This week the once mighty Deutsche Bank has seen its share price touch 30-year lows, spooking the European banking sector in the process. Berlin is said to be drawing up a rescue plan, while the bank's Yorkshire-born boss has come out fighting.

Why is the German government preparing a rescue plan for one of Europe's biggest banks, Deutsche Bank?

Berlin and its financial watchdog Bafin are preparing to bailout Deutsche Bank in case it fails to pay for costly US litigation the lender faces, German weekly Die Zeit reported today (28 September).

Regulatory hurdles would be smoothed to allow Deutsche Bank to sell assets that would ease the strain on the lender, according to the plan.

In an extreme emergency, the German government would even offer to take a direct 25% stake in the bank, the paper added without citing sources.

However, a German finance ministry spokesman denied it was preparing a rescue plan for the bank. Deutsche Bank declined to comment.

Why does Deutsche Bank need to raise cash?

The US Department of Justice (DoJ) earlier this month proposed that Deutsche Bank pay a $14bn (£10.8bn) penalty to settle allegations of mis-selling mortgage securities in the run up to the financial crisis in 2008.

This is a problem for the bank because it thought its DoJ fine would be closer to $2.5bn.

German news magazine Focus claimed over the weekend that Chancellor Angela Merkel had ruled out a government rescue for Deutsche during a confidential meeting with the bank's Harrogate-born chief executive John Cryan, who was brought in 15 months ago to turn the bank around.

But yesterday Cryan told German newspaper Bild: "At no point did I ask the chancellor for support. Neither did I suggest anything like that." He added that the bank did not need state support.

But this has done nothing to calm Deutsche Bank shareholders, who have seen the stock slump by 60% this year as the lender faces a number of fines and litigation costs. This week the stock touched 30-year lows.

How have other banks across Europe reacted?

Shares in a range of lenders across the continent, from UniCredit in Italy to BNP Paribas in France, have fallen over the last few days. Investors have been reminded how fragile the banking sector is, particularly in this prolonged low-interest environment where it is difficult to make money on loans.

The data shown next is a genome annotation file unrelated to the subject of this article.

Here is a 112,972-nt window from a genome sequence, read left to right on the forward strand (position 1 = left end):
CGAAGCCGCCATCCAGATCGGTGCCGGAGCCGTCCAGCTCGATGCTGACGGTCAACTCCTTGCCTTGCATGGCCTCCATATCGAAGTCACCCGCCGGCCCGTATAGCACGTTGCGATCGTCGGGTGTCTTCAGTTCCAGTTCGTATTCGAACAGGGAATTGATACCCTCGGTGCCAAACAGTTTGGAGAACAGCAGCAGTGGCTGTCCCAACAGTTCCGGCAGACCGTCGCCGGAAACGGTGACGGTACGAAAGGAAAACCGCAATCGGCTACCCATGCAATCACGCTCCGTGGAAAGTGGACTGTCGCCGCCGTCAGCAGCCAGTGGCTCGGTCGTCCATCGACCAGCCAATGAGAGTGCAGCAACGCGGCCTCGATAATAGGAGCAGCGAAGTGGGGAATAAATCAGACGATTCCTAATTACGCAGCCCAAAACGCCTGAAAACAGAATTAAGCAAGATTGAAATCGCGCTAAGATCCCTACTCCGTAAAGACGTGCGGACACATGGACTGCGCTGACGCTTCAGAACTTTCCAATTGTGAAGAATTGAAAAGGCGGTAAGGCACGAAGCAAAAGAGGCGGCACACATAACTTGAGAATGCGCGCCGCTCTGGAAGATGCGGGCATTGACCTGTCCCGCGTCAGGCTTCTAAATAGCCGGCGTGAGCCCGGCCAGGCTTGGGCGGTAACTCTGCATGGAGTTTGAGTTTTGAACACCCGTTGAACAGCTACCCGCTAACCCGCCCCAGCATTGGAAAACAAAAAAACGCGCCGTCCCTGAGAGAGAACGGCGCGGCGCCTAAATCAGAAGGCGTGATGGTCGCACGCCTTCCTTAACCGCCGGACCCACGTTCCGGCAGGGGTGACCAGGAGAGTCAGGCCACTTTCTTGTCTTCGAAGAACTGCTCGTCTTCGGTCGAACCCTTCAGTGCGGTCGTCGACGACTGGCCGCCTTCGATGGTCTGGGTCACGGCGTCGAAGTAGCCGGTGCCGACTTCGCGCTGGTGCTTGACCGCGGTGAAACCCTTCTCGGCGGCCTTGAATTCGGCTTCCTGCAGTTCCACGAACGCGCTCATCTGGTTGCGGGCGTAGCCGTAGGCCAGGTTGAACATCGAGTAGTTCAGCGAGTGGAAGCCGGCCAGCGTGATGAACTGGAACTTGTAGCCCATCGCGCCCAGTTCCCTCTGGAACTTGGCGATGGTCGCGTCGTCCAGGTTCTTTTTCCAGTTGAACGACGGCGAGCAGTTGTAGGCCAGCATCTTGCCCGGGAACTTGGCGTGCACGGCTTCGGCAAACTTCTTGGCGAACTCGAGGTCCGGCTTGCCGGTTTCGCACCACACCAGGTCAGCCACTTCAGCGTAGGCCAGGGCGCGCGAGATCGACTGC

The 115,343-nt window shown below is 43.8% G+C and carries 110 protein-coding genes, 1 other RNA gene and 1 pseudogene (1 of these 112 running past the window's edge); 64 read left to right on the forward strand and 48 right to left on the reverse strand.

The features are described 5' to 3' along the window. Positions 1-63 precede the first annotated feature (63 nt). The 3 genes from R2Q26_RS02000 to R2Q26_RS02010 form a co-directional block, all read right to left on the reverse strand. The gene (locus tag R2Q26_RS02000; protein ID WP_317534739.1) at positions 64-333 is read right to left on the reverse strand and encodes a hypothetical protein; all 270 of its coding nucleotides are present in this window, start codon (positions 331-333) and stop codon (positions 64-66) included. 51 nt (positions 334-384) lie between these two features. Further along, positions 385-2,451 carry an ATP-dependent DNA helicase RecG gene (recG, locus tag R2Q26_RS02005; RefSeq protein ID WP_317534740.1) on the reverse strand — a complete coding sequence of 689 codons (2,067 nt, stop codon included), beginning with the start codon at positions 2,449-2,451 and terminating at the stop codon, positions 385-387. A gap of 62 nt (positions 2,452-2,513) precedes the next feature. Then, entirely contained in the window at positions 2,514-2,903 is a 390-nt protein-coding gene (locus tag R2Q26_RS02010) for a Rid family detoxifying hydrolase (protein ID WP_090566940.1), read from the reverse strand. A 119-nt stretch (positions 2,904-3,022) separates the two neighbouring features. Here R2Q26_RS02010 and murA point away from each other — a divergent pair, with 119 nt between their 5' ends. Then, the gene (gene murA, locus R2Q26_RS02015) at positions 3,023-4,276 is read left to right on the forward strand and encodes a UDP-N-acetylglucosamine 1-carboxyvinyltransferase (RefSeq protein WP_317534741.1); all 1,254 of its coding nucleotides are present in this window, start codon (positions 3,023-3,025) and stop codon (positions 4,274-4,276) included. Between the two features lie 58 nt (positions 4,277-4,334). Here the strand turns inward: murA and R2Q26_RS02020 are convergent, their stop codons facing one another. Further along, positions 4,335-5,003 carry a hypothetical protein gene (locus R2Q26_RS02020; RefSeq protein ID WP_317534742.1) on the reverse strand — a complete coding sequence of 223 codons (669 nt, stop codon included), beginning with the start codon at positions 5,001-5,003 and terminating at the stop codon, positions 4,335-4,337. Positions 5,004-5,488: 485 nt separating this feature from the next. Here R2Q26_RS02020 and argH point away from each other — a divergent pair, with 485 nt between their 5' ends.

Royal Bank of Scotland stock has fallen as much as 9% since last Friday, as it awaits a settlement with the DoJ on its sale of mortgage-backed securities in the run up to the financial crisis later in the year.

Deutsche Bank asked to pay $14bn byUSDoJtosettleclaimsrelatedtoresidentialmortgage-backedsecurities
Despite asset sales, plans to axe 9,000 staff and a two-year suspension of its dividend Deutsche Bank still posted a €6.8bn loss last year. Getty

Can Deutsche Bank find the cash it needs?

On the face of it things look bad. The DoJ has asked for $14bn, and the bank's market valuation only amounts to €15bn. However, the lender's assets are valued at €1.8trn, and analysts say the bank can lay its hands on €250bn of readily sellable assets.

It sold its Abbey Life assurance business to UK insurer Phoenix Group for €1.09bn today (28 September), providing a small uptick to the bank's shares.

But the worry for investors is that the bad news keeps on coming from Germany's largest bank.

Despite asset sales, plans to axe 9,000 staff and a two-year suspension of its dividend the bank still posted a €6.8bn loss last year. The bank, in common with other lenders, also faces a range of regulatory fines and civil suits.

How did one of Europe's largest banks end up in this position?

Few companies are more closely associated with Germany's post-war economic miracle than Deutsche Bank. Long before the European Central Bank existed, it worked hand in glove with the country's central bank, the Bundesbank, to provide rock solid non-inflationary growth for decades.

The bank expanded its global ambitions in the 1990s when it took on the big US investment banks like JP Morgan and Goldman Sachs to fight for the biggest IPOs and capital raisings around the world.

But it suffered during the financial crisis, and has struggled to fully recover ever since. It makes more than 80% of its revenues from its investment bank, and does not have big retail banking and credit card businesses it can rely on to generate steadier earnings.

Will the German government be forced to bailout Deutsche Bank?

Berlin has denied the move. And this would be an unpopular measure for Angel Merkel ahead of Germany's elections later this year. If her government were to help out the bank, it would almost certainly breach European Union rules on state aid.

But if faced with no other option analysts expect Germany to intervene.

The Italian government is currently exploring ways to help its ailing banking sector and it is thought that if Italy is allowed to bend the rules, Germany will be too.

CMC chief market analyst Michael Hewson said: "Deutsche Bank is arguably too big to fail and markets could well look to test the German government's resolve on that as we head into next year."

He added: "We already know from 2008 here in the UK how quickly sentiment about the health of an important financial institution can shift and the willingness of politicians to react to shore up market concerns about a 'systemically important' financial institution."